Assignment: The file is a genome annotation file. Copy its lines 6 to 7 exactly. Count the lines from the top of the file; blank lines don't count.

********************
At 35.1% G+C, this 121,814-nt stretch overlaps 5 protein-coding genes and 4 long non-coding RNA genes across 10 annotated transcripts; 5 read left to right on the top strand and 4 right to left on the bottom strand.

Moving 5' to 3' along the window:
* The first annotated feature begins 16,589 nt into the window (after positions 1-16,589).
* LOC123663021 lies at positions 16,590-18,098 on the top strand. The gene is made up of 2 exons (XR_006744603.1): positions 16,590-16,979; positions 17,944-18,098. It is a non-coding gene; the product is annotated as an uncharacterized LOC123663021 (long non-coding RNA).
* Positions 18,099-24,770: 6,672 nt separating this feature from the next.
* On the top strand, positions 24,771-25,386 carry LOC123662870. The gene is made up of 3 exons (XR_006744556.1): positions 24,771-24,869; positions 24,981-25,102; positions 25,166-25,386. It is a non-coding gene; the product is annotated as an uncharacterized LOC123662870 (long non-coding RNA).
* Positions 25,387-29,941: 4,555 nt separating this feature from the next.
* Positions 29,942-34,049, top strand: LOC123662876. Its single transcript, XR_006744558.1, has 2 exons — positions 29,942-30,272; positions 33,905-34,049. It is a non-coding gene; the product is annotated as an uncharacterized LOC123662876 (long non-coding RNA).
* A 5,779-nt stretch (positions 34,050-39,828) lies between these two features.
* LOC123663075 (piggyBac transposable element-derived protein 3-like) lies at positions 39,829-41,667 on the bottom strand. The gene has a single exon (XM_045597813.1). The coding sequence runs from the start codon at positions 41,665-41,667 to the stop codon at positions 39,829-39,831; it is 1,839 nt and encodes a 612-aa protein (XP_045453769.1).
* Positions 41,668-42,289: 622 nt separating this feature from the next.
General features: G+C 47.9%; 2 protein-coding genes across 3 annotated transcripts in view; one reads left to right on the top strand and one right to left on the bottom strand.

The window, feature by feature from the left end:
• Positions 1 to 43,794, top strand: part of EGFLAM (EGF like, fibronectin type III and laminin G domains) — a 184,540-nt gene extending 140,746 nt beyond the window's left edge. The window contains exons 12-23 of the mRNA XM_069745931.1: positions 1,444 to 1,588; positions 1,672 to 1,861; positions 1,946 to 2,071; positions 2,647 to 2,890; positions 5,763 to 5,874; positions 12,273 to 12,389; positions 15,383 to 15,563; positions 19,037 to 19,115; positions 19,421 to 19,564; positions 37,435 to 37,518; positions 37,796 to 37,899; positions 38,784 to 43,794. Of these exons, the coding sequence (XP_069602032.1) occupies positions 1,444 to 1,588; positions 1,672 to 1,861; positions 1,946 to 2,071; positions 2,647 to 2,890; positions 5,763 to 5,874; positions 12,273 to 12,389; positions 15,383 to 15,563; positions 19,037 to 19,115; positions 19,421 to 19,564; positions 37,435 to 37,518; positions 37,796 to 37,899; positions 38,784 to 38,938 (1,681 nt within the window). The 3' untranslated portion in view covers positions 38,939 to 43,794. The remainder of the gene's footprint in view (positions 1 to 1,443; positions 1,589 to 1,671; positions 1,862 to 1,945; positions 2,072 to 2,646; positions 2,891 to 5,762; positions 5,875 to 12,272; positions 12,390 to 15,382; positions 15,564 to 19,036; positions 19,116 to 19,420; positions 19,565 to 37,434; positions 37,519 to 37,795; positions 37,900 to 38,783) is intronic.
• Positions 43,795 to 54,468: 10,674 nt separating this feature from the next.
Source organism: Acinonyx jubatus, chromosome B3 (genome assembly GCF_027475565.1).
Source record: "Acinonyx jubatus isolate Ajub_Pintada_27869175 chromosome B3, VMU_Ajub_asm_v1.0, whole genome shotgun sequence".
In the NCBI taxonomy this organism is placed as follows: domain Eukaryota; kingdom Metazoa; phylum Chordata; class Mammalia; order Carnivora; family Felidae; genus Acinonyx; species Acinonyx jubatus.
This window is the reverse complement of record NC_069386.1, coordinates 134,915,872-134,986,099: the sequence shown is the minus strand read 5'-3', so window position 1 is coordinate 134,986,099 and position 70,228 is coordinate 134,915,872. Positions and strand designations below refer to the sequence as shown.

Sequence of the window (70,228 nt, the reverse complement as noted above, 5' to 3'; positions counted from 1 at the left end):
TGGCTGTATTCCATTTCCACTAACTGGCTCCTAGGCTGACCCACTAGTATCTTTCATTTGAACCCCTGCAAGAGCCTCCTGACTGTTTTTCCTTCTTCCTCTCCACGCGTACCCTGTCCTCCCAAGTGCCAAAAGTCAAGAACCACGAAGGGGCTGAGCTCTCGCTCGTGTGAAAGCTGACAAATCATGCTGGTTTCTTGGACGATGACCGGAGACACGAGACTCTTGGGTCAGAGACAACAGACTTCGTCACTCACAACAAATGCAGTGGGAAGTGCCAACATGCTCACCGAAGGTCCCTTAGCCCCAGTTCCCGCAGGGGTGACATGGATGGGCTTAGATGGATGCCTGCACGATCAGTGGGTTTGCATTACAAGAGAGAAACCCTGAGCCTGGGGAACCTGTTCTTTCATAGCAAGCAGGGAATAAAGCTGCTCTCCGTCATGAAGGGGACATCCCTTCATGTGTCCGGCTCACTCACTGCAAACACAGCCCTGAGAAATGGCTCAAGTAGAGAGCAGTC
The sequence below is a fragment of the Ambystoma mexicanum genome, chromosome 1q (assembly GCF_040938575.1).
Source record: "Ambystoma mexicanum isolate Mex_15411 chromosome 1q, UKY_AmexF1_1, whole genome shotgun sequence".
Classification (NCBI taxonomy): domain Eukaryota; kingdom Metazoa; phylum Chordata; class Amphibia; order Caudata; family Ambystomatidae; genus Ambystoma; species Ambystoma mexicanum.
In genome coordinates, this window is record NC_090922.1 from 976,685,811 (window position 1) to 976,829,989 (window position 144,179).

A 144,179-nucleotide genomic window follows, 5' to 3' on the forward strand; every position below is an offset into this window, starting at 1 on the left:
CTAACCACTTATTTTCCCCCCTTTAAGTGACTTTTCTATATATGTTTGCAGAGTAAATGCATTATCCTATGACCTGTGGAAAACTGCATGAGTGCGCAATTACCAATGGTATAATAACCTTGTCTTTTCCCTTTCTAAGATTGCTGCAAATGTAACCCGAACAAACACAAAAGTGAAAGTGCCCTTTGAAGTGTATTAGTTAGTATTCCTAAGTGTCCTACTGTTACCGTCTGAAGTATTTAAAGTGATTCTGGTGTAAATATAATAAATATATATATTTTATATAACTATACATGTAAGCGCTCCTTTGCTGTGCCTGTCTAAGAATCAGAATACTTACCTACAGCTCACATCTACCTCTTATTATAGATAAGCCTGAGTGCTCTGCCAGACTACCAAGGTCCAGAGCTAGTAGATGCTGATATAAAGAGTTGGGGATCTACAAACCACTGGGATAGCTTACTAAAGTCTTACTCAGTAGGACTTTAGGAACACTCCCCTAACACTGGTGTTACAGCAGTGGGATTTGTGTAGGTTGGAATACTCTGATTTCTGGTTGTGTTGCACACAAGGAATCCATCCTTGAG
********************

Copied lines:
* On the top strand, positions 24,771-25,386 carry LOC123662870. The gene is made up of 3 exons (XR_006744556.1): positions 24,771-24,869; positions 24,981-25,102; positions 25,166-25,386. It is a non-coding gene; the product is annotated as an uncharacterized LOC123662870 (long non-coding RNA).
* Positions 25,387-29,941: 4,555 nt separating this feature from the next.